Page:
John would make his weekly visit on a Saturday evening to the local in Cilycwm village and his neighbour John Tairheol would accompany him. The two of them would set out on pushbikes with J P insisting the other John cycle on the right-hand side of him to Cilycwm. The scenario carried on for a number of weeks and when John Tairheol asked him ‘why do you insist on me cycling on the outside?’ J P replied, so I can cycle with my lights off, after all, batteries are not cheap nowadays you know!’
The retiring landlady of the village local, after expressions of goodwill on the part of the patrons to her, John on coming to wish her well, quipped ‘I like you – I don’t know if you like me, but I do like you.’ After a brief stunned silence, rapturous applause ensued to the delight of everyone.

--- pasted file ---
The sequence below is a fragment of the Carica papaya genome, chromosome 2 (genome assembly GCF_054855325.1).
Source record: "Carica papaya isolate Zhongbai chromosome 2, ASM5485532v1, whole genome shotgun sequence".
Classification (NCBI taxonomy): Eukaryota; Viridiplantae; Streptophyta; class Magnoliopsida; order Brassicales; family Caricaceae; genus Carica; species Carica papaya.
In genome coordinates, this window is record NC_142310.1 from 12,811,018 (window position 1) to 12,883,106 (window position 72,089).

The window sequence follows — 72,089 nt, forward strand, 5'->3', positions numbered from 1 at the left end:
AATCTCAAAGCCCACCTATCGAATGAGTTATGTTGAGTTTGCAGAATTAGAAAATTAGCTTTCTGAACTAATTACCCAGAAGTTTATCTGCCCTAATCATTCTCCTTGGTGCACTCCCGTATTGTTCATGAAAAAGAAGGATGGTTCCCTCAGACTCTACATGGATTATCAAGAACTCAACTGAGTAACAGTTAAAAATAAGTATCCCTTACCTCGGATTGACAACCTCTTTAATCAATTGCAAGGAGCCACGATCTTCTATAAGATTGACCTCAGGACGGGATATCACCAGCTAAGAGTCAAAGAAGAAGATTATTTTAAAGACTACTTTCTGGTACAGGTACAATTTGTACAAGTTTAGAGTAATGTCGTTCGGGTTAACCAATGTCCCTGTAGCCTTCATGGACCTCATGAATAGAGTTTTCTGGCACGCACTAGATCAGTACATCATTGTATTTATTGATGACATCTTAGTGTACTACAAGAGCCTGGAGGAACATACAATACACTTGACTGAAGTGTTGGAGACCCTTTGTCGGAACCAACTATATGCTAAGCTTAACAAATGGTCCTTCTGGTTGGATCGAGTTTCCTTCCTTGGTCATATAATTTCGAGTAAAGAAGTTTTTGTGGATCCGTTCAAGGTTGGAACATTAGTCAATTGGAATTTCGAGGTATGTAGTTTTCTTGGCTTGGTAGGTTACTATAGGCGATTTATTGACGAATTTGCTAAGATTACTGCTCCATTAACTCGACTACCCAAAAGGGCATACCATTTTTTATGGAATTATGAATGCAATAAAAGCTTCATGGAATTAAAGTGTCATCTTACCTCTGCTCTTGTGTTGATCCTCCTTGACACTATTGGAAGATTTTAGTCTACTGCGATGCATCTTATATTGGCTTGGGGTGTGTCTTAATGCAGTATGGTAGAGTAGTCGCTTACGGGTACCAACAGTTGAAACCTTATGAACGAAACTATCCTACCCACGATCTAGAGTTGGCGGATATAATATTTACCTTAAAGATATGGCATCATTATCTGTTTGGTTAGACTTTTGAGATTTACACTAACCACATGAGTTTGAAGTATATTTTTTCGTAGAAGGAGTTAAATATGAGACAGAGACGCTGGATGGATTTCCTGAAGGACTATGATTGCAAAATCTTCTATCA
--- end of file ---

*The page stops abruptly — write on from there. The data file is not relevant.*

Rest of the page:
In June 1984, one of the proudest moments in John’s long life was the birth of his son Gareth. John carried a photograph of Gareth with him everywhere which was proudly shown to friends and the community alike.
Another proud moment was the marriage of Gareth to Laura, of whom he spoke with great pride and affection. Their wedding celebrations, held on a field in Llwynberllan in August last year, was the culmination of everything J P had hoped for. For J P, the grand elder statesman, held in such high esteem by the community and the wider circle, it was the ‘icing on the cake’.
John was close to his sisters, Madge, Mildred, Gladys and his nephew William’s family. Where-ever William travelled he would always send John a postcard; these would be displayed for all visitors to see.
For John it was the local show that was everything and in his own mind if ever there was a fitting epitaph, it must surely be ‘The Show Must Go On’.
The family would like to thank all their friends and everyone present for their kind expressions of goodwill. Also to thank everyone for their recollections of an individual of which we can definitively state ‘we will never encounter his like again’.
As for the times we met up and spent time with you, well John Powell Williams, Cilycwm’s very own J.P., the pleasure and the privilege was all ours.